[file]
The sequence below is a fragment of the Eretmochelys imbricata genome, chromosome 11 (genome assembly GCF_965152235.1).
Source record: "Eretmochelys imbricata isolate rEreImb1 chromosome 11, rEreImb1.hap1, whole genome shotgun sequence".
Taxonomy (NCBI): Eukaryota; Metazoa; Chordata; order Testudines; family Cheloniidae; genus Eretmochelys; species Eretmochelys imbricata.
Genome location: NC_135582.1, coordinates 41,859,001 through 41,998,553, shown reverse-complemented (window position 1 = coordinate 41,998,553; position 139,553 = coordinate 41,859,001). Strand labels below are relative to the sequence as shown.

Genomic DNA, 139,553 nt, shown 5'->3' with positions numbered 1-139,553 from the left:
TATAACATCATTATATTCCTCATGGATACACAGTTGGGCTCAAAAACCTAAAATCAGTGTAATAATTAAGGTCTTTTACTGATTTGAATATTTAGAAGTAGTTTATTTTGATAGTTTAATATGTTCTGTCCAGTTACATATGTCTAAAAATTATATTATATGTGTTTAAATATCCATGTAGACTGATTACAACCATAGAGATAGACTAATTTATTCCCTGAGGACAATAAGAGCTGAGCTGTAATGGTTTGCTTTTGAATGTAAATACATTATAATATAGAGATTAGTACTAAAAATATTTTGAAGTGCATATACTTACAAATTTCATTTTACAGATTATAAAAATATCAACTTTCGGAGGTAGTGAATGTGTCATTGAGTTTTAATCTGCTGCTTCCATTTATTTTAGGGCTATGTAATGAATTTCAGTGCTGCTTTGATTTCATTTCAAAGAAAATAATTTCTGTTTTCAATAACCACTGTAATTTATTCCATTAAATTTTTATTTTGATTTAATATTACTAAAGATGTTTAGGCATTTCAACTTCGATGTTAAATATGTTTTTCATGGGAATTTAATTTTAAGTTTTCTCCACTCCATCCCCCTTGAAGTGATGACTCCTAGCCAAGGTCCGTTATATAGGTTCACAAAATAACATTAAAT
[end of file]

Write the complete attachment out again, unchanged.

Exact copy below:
The sequence below is a fragment of the Eretmochelys imbricata genome, chromosome 11 (genome assembly GCF_965152235.1).
Source record: "Eretmochelys imbricata isolate rEreImb1 chromosome 11, rEreImb1.hap1, whole genome shotgun sequence".
Taxonomy (NCBI): Eukaryota; Metazoa; Chordata; order Testudines; family Cheloniidae; genus Eretmochelys; species Eretmochelys imbricata.
Genome location: NC_135582.1, coordinates 41,859,001 through 41,998,553, shown reverse-complemented (window position 1 = coordinate 41,998,553; position 139,553 = coordinate 41,859,001). Strand labels below are relative to the sequence as shown.

Genomic DNA, 139,553 nt, shown 5'->3' with positions numbered 1-139,553 from the left:
TATAACATCATTATATTCCTCATGGATACACAGTTGGGCTCAAAAACCTAAAATCAGTGTAATAATTAAGGTCTTTTACTGATTTGAATATTTAGAAGTAGTTTATTTTGATAGTTTAATATGTTCTGTCCAGTTACATATGTCTAAAAATTATATTATATGTGTTTAAATATCCATGTAGACTGATTACAACCATAGAGATAGACTAATTTATTCCCTGAGGACAATAAGAGCTGAGCTGTAATGGTTTGCTTTTGAATGTAAATACATTATAATATAGAGATTAGTACTAAAAATATTTTGAAGTGCATATACTTACAAATTTCATTTTACAGATTATAAAAATATCAACTTTCGGAGGTAGTGAATGTGTCATTGAGTTTTAATCTGCTGCTTCCATTTATTTTAGGGCTATGTAATGAATTTCAGTGCTGCTTTGATTTCATTTCAAAGAAAATAATTTCTGTTTTCAATAACCACTGTAATTTATTCCATTAAATTTTTATTTTGATTTAATATTACTAAAGATGTTTAGGCATTTCAACTTCGATGTTAAATATGTTTTTCATGGGAATTTAATTTTAAGTTTTCTCCACTCCATCCCCCTTGAAGTGATGACTCCTAGCCAAGGTCCGTTATATAGGTTCACAAAATAACATTAAAT